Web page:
Sometimes I feel like I’m climbing uphill in an avalanche as I work to make progress and wind up with nothing checked off my to-do list. Today was one of those days. All week I’d been waiting for an item I ordered to arrive in the mail. When it finally came, I opened up the package to find that the wrong item had been shipped. Frustrated at the thought of having to return the unwanted product, I decided to get it over.

“Returns Are Easy!” the invoice assured me in large, bold print. I wasn’t so sure when I logged onto the website to find that, although the main page was working for people who wished to make a purchase, screens for returning an item were suspiciously unavailable.

Determined to accomplish something with my day, I turned off my monitor and headed to the van to run a few errands. While I was out I learned that the office supply store closed ten minutes before I arrived, the second office supply store that I tried did not carry what I needed, and a toy that was on sale at my favorite discount store was nowhere to be found. The afternoon was almost over when I returned home with zero errands checked off my To Do list.

What a mess, I thought to myself as I walked upstairs to hang up a shirt that I had purchased while I was out. As I walked into my closet I was struck by how disorganized it was and decided that, although I had no control over the uncertainty outside my home, I could do something about the chaos within it. The next hour was an organizing blur as I purged unwanted clutter. It felt so good to get rid of outdated items that my bad mood lifted, even though the To-Do list remained.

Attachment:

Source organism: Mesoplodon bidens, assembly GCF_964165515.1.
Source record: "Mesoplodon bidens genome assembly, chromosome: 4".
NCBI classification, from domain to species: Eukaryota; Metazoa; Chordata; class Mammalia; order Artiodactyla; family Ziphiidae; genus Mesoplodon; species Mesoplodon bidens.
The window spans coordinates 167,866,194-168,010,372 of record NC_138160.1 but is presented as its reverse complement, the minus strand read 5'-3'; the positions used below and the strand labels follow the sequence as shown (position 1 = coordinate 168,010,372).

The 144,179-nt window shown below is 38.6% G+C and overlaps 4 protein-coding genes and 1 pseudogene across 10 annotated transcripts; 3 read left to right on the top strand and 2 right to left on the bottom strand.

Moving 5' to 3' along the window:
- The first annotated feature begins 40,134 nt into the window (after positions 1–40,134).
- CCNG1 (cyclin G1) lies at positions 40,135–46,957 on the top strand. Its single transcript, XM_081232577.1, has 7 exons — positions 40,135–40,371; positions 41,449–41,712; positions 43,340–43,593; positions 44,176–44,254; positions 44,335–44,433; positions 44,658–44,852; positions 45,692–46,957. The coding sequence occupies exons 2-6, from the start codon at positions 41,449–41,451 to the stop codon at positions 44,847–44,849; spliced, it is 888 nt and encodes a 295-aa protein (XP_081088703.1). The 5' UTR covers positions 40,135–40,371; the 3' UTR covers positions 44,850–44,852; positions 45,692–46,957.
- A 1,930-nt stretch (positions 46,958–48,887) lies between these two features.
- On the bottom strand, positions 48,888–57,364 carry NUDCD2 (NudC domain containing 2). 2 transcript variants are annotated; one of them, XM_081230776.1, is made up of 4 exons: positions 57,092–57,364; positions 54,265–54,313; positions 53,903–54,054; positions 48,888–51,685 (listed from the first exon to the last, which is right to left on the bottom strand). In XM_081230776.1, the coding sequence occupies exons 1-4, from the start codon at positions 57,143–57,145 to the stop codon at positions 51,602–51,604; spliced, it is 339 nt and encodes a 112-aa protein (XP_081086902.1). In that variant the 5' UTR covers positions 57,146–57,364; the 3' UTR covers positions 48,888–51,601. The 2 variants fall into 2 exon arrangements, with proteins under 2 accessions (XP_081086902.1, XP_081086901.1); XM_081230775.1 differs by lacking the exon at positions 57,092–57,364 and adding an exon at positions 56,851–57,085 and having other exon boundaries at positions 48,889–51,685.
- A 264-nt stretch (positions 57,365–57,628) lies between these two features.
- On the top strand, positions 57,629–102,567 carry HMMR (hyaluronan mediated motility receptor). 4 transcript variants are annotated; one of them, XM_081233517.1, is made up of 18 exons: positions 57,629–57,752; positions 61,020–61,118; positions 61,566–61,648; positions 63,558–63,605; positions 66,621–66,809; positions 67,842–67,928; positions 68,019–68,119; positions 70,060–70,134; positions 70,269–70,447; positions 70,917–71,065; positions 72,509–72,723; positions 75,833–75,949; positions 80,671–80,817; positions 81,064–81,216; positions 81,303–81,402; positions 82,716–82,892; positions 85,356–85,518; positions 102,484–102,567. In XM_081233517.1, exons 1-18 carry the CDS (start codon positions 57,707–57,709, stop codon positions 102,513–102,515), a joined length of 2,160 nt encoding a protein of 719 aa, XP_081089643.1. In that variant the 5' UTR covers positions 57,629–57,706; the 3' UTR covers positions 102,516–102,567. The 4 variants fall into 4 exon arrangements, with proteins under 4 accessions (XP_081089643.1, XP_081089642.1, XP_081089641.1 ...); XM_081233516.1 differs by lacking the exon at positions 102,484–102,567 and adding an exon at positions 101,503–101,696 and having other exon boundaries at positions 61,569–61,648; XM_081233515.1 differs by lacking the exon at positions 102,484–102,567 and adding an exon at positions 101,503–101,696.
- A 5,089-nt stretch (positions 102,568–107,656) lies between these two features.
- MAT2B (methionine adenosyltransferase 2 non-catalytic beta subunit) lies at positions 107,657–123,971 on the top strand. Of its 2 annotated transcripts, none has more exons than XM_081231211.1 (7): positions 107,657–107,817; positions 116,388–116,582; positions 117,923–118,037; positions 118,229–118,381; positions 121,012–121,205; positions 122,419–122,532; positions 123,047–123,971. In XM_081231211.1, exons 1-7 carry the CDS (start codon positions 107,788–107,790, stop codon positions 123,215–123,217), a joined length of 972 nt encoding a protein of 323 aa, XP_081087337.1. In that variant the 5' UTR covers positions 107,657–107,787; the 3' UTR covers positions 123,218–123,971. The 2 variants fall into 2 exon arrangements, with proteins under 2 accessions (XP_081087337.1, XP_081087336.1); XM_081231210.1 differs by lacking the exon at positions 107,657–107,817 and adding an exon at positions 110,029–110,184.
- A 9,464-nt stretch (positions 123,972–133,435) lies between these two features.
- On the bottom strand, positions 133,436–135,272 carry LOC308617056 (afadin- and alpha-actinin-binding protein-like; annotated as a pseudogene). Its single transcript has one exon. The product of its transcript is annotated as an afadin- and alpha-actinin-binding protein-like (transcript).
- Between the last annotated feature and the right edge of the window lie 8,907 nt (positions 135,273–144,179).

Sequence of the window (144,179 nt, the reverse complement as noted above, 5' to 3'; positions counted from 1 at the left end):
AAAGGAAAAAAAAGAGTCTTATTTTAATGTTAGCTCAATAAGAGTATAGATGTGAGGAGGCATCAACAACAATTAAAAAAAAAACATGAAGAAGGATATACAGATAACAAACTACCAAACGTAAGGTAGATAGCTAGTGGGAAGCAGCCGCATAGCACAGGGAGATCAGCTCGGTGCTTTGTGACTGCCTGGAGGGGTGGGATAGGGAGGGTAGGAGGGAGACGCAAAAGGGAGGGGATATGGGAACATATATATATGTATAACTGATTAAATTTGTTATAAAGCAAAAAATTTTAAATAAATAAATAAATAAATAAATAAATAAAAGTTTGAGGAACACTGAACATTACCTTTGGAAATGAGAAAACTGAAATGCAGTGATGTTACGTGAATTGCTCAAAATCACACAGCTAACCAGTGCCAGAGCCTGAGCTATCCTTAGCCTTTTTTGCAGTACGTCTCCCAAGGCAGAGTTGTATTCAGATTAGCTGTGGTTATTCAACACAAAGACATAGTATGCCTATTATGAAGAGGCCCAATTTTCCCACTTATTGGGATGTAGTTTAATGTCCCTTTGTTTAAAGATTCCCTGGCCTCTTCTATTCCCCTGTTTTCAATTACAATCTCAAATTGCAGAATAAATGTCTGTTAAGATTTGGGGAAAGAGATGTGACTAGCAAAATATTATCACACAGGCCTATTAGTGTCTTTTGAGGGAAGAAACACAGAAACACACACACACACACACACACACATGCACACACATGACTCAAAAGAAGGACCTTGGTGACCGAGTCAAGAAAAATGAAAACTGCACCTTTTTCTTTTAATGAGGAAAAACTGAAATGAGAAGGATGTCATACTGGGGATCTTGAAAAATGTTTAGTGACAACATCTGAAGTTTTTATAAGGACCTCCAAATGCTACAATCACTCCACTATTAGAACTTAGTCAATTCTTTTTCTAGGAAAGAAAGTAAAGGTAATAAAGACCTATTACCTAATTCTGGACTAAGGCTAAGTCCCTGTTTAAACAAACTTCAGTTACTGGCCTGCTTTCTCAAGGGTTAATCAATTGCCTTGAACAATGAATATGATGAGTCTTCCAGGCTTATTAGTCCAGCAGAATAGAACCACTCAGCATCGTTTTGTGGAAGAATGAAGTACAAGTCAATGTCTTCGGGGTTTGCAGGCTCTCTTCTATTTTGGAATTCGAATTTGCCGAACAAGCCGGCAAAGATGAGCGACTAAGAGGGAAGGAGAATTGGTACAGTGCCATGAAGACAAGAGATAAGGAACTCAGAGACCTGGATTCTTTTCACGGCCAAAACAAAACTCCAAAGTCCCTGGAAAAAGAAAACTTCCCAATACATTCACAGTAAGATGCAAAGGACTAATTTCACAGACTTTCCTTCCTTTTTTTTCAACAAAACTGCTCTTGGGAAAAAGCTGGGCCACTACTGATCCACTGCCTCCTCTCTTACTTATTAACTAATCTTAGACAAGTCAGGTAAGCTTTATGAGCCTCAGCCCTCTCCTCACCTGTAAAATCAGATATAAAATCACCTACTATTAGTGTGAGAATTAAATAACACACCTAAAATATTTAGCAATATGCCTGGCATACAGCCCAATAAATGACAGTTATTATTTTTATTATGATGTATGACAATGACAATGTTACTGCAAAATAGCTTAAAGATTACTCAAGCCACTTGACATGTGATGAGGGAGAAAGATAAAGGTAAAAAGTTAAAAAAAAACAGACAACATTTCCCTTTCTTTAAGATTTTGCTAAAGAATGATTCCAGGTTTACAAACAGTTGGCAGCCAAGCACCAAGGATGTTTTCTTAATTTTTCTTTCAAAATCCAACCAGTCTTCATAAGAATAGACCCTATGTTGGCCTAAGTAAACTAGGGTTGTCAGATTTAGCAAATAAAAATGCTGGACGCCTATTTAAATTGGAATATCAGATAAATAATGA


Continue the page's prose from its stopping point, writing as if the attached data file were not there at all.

Just like the clothes in our closets, we choose which thoughts to hang onto. When we focus on the good and forget the bad, we show that our days aren’t determined by what happens around us; they are a product of what goes on within us—and maybe we aren’t having such a bad day after all.

A Key Mistake

Romans 8:28 promises that “in all things God works for the good of those who love him, who have been called
according to his purpose.” Click on the link below to see how God used bad for good when a problematic trip home from New York City led to my first published article.

AAA Living Article


For more lessons learned during this trip to New York City, check out the link below.

September 2008 Newsletter


“And we know that in all things God works for the good of those who love him, who have been called according to his purpose.”

(Romans 8:28)